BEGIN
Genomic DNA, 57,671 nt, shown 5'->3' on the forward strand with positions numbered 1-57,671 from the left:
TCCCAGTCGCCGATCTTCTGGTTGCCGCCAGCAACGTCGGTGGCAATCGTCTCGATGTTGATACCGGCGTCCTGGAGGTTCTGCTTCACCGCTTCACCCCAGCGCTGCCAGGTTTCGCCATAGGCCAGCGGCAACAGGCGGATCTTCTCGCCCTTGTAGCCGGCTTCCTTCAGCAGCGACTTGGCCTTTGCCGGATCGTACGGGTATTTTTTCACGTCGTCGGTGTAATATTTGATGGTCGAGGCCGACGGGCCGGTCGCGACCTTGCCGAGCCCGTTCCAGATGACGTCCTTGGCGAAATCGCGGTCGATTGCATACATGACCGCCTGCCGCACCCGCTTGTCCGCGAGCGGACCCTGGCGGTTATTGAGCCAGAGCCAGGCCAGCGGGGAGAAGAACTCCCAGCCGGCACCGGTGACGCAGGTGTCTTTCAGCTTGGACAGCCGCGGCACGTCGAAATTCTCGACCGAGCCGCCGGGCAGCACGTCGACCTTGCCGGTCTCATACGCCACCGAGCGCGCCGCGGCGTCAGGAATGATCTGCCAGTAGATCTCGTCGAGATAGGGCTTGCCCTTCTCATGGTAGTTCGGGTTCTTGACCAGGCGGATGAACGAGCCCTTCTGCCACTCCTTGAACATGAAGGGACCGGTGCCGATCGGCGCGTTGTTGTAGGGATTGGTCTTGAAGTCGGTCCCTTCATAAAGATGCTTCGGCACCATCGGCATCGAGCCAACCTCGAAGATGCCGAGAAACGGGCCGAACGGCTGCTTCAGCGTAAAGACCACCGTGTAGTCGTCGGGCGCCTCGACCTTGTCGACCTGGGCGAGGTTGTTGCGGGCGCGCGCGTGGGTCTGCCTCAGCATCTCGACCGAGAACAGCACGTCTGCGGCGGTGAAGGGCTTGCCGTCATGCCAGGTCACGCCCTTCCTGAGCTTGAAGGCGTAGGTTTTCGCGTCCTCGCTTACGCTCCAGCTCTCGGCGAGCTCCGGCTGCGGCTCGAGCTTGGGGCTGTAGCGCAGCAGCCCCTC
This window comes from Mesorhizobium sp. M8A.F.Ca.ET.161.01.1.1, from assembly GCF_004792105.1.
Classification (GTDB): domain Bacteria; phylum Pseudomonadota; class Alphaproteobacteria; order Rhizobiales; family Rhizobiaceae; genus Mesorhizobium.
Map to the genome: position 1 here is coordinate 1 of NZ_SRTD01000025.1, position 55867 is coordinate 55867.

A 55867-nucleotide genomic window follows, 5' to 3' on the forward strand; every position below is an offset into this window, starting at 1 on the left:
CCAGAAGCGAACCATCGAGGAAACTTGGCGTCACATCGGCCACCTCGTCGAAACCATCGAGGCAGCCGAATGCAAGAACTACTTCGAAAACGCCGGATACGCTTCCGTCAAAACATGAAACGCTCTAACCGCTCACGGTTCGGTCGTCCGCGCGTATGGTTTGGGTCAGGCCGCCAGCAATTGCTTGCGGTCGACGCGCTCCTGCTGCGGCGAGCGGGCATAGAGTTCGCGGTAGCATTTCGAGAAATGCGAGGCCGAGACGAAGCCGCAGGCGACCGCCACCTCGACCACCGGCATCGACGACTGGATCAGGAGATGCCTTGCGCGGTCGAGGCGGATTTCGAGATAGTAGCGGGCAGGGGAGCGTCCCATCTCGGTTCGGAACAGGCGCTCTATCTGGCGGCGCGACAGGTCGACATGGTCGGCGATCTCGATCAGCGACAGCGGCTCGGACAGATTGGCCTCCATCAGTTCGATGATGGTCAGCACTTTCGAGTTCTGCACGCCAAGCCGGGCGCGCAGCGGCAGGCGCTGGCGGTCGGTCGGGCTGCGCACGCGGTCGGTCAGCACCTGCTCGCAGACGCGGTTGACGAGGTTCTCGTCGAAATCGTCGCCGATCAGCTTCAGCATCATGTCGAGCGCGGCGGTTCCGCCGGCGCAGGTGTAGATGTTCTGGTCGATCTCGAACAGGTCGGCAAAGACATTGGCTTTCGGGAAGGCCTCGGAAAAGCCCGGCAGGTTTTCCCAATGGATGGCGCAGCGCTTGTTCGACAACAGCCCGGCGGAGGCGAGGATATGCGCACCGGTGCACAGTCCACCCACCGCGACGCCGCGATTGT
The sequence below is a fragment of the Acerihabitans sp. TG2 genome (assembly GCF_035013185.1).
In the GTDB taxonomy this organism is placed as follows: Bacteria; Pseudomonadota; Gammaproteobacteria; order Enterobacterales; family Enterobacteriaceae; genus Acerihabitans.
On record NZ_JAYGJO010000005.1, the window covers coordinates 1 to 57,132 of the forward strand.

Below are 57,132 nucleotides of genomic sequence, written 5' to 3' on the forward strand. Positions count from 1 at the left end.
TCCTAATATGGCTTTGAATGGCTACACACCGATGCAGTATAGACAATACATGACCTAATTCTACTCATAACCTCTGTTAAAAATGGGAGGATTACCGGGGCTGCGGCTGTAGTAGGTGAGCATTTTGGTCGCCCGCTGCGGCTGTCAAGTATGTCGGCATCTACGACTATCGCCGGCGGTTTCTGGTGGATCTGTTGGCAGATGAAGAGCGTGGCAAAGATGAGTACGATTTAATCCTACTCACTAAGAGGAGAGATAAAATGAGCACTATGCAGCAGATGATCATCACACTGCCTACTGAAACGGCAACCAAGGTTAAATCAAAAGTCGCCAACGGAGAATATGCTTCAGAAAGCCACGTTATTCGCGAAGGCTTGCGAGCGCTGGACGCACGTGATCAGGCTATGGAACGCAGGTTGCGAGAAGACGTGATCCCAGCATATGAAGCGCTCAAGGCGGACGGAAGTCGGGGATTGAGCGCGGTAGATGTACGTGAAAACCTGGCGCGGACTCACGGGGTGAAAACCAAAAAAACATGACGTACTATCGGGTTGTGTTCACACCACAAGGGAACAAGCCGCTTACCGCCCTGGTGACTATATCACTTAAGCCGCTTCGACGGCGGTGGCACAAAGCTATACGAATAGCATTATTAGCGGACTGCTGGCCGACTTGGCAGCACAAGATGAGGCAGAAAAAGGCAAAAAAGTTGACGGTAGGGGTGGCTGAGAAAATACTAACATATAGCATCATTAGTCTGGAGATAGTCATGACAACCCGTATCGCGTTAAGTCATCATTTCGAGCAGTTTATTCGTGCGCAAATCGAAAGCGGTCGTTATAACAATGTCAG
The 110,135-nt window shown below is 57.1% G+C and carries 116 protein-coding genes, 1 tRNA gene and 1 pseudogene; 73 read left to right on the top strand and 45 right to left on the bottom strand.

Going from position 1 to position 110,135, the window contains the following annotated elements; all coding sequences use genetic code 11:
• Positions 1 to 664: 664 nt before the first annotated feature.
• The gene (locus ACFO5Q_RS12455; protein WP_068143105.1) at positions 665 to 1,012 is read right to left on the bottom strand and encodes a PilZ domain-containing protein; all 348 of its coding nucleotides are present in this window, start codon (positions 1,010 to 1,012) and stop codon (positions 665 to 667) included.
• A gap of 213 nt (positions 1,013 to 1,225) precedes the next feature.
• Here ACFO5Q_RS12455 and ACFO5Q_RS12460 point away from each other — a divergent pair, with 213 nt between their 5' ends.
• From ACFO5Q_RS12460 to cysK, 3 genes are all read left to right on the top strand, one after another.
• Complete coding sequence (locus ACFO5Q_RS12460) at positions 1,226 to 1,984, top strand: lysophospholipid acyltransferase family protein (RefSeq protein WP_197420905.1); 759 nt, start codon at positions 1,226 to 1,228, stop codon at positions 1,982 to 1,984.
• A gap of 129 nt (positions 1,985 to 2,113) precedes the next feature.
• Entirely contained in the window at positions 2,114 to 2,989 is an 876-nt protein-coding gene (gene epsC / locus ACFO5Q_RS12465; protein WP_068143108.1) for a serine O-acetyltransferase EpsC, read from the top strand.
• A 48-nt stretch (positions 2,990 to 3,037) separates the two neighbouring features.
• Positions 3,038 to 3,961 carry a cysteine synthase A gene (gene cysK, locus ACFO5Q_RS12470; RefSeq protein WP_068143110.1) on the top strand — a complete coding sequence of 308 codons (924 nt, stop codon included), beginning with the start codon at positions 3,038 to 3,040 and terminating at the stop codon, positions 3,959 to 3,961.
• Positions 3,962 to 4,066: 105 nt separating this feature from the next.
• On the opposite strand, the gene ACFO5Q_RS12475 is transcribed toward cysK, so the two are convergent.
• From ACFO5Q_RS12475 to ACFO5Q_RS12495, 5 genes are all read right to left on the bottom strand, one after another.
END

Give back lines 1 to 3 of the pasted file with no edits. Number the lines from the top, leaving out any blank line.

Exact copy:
Genomic DNA, 57,671 nt, shown 5'->3' on the forward strand with positions numbered 1-57,671 from the left:
TCCCAGTCGCCGATCTTCTGGTTGCCGCCAGCAACGTCGGTGGCAATCGTCTCGATGTTGATACCGGCGTCCTGGAGGTTCTGCTTCACCGCTTCACCCCAGCGCTGCCAGGTTTCGCCATAGGCCAGCGGCAACAGGCGGATCTTCTCGCCCTTGTAGCCGGCTTCCTTCAGCAGCGACTTGGCCTTTGCCGGATCGTACGGGTATTTTTTCACGTCGTCGGTGTAATATTTGATGGTCGAGGCCGACGGGCCGGTCGCGACCTTGCCGAGCCCGTTCCAGATGACGTCCTTGGCGAAATCGCGGTCGATTGCATACATGACCGCCTGCCGCACCCGCTTGTCCGCGAGCGGACCCTGGCGGTTATTGAGCCAGAGCCAGGCCAGCGGGGAGAAGAACTCCCAGCCGGCACCGGTGACGCAGGTGTCTTTCAGCTTGGACAGCCGCGGCACGTCGAAATTCTCGACCGAGCCGCCGGGCAGCACGTCGACCTTGCCGGTCTCATACGCCACCGAGCGCGCCGCGGCGTCAGGAATGATCTGCCAGTAGATCTCGTCGAGATAGGGCTTGCCCTTCTCATGGTAGTTCGGGTTCTTGACCAGGCGGATGAACGAGCCCTTCTGCCACTCCTTGAACATGAAGGGACCGGTGCCGATCGGCGCGTTGTTGTAGGGATTGGTCTTGAAGTCGGTCCCTTCATAAAGATGCTTCGGCACCATCGGCATCGAGCCAACCTCGAAGATGCCGAGAAACGGGCCGAACGGCTGCTTCAGCGTAAAGACCACCGTGTAGTCGTCGGGCGCCTCGACCTTGTCGACCTGGGCGAGGTTGTTGCGGGCGCGCGCGTGGGTCTGCCTCAGCATCTCGACCGAGAACAGCACGTCTGCGGCGGTGAAGGGCTTGCCGTCATGCCAGGTCACGCCCTTCCTGAGCTTGAAGGCGTAGGTTTTCGCGTCCTCGCTTACGCTCCAGCTCTCGGCGAGCTCCGGCTGCGGCTCGAGCTTGGGGCTGTAGCGCAGCAGCCCCTC
This window comes from Mesorhizobium sp. M8A.F.Ca.ET.161.01.1.1, from assembly GCF_004792105.1.